Your favorite old Alien Beard spends a lot of time on case specific support.

The bummer about all that being that usually only one person gets to see it.  There are over ten thousand responses from me in the support forum (nine years we’ve had this program already), explaining all sorts of specific scenarios and approaches.  Often I think, “this really is some interesting stuff, shame it’s buried in a member-only support forum”.

Like this one:

We got issues here, clearly.

Problem in this case is that this person isn’t getting enough of a visual signal on the left eye for proper binocular vision.  All sorts of issues may arise from this, from amblyopia (‘lazy eyes’), mono vision, limited depth perception – you could make a long list of stuff that might go awry from having your diopter be that far off.

One question could be, when and how did all this happen in the first place?  Why do we have equal diopters but an actual large diopter ratio?  Did we change this at some point?  What’s the full diopter history?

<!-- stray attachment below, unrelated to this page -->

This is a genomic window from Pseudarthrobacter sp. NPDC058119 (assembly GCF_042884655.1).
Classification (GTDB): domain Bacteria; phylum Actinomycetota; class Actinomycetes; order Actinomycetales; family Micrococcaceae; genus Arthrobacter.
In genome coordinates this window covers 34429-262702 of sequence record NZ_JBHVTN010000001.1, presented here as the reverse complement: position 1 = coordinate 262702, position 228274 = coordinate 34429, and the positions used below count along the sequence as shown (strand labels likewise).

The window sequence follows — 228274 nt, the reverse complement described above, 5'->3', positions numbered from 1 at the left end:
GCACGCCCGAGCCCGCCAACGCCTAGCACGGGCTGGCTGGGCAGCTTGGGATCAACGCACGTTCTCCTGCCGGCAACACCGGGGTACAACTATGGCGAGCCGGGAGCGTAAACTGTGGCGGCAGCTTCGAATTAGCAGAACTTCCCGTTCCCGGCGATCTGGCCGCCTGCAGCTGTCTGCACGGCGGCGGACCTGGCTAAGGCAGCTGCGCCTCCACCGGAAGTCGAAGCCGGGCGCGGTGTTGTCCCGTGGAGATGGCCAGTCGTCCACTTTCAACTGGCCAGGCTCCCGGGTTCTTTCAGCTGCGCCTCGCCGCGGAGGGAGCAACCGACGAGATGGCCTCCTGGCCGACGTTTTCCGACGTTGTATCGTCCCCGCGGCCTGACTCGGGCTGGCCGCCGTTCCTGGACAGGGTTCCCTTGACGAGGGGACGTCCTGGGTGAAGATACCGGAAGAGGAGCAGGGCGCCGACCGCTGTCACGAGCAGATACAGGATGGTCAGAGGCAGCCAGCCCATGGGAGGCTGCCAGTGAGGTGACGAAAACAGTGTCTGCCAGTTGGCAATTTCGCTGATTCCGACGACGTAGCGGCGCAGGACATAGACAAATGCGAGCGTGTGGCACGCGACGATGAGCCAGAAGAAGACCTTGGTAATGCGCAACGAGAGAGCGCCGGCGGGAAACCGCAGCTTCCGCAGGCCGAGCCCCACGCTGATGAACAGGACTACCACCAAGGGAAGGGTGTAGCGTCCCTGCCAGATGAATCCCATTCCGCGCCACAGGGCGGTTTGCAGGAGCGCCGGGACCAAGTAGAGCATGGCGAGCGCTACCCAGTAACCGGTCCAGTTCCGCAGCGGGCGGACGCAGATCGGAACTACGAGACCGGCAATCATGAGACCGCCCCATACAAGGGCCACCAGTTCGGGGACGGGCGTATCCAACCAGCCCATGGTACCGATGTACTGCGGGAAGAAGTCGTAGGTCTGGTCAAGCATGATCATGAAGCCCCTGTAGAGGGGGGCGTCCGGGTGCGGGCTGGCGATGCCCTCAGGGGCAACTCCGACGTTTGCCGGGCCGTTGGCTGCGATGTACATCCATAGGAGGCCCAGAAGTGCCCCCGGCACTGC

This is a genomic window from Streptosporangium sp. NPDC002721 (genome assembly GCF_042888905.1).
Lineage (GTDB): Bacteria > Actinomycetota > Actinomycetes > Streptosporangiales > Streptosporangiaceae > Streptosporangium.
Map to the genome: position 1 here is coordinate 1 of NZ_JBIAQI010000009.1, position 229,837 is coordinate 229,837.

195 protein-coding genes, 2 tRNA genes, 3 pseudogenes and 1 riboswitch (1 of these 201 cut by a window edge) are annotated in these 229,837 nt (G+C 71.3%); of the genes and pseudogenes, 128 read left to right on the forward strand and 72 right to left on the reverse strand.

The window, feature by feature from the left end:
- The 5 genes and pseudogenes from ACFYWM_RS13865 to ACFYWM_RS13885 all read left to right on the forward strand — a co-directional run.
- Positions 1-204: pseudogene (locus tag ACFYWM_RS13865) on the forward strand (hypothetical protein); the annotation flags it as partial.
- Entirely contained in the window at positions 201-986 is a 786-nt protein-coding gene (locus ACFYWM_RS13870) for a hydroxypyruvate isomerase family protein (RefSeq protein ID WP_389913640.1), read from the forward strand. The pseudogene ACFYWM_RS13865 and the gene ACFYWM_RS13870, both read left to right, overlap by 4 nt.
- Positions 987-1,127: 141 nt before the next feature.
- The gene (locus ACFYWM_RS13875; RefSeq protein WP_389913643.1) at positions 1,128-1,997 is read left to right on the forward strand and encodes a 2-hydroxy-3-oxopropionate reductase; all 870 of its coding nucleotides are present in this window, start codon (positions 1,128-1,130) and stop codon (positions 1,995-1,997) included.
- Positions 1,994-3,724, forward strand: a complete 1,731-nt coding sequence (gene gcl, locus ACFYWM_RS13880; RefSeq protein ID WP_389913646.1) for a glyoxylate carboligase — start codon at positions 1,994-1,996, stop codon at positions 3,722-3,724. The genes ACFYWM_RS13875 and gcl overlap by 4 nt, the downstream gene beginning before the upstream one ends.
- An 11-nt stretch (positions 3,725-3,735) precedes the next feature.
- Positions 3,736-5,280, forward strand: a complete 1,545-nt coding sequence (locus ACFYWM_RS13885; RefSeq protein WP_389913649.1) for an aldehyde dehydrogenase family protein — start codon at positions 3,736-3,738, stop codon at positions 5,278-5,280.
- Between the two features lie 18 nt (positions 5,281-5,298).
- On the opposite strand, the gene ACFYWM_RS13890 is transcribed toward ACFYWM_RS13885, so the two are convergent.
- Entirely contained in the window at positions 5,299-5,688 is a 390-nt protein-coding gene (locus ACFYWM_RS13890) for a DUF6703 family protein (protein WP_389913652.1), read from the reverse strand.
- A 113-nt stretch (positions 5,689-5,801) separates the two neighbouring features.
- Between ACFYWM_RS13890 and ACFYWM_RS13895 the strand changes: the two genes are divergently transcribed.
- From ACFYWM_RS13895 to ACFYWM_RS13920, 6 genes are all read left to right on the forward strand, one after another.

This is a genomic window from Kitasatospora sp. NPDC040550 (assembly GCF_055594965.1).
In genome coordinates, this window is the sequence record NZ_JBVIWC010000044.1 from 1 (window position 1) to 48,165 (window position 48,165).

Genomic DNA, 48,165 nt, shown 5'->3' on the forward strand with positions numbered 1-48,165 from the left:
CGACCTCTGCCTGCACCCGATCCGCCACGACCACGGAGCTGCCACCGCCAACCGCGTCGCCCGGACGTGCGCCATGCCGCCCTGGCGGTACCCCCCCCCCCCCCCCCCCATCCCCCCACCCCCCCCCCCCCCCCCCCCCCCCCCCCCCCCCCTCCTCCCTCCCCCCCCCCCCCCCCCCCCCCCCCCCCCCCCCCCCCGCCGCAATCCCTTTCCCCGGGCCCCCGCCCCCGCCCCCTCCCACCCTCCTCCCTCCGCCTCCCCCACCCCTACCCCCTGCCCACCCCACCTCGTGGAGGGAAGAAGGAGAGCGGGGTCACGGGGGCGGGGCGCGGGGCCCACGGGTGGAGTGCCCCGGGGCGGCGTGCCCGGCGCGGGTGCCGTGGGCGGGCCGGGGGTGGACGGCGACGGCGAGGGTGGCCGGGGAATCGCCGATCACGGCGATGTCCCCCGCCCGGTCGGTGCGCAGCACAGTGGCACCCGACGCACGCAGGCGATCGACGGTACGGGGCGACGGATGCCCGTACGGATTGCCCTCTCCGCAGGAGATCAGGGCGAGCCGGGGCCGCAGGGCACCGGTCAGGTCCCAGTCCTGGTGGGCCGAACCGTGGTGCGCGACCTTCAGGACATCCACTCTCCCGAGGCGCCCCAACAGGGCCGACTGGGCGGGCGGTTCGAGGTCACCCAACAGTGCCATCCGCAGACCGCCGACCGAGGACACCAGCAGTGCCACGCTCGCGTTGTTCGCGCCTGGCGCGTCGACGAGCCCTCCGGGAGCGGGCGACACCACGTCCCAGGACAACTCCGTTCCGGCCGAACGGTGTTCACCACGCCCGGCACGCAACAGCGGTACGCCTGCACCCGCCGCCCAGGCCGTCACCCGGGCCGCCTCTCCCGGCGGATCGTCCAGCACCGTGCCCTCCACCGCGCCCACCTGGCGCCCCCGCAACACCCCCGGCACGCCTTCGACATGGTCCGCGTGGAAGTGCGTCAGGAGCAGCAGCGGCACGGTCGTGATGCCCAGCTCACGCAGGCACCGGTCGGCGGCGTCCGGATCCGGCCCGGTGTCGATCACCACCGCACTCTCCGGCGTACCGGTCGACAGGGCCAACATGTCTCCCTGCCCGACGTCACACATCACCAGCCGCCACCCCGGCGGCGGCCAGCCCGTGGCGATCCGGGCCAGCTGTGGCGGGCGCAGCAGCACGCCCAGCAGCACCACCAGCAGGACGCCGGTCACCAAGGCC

And from there, how do we actually fix this?

Here’s one of my comments (in the fairly long thread of discussion):

A lot of this input on my part is because, 20 years experience.

We found out ‘the hard way’ lots of things that don’t work, over the past couple of decades.  The further back that it is that you may have met me, the less nuanced my suggestions likely were.  With a thing this far out in the weeds, actually going down in diopters, introducing stimulus, there’s limited precedent.  Especially once we go from the standard scenario to these outlier cases.

All that said, please don’t use a BackTo20/20 membership to make me figure out something entirely off-the-menu from scratch.  Support is intended for the course materials, so there’s some reasonable limit to what I offer on that front.

By now, I can give you what feels like an endless amount of answers to all sorts of seemingly confounding diopter questions.  Not because any sort of notable intelligence (for sure don’t expect any of that), just actually having seen most things, a few times.  

At the risk of sounding like sales, BackTo20/20 is a pretty good option for fixing your eyes.  Some big updates are coming, as usual I tweak the lessons as we learn more and are able to give better advice.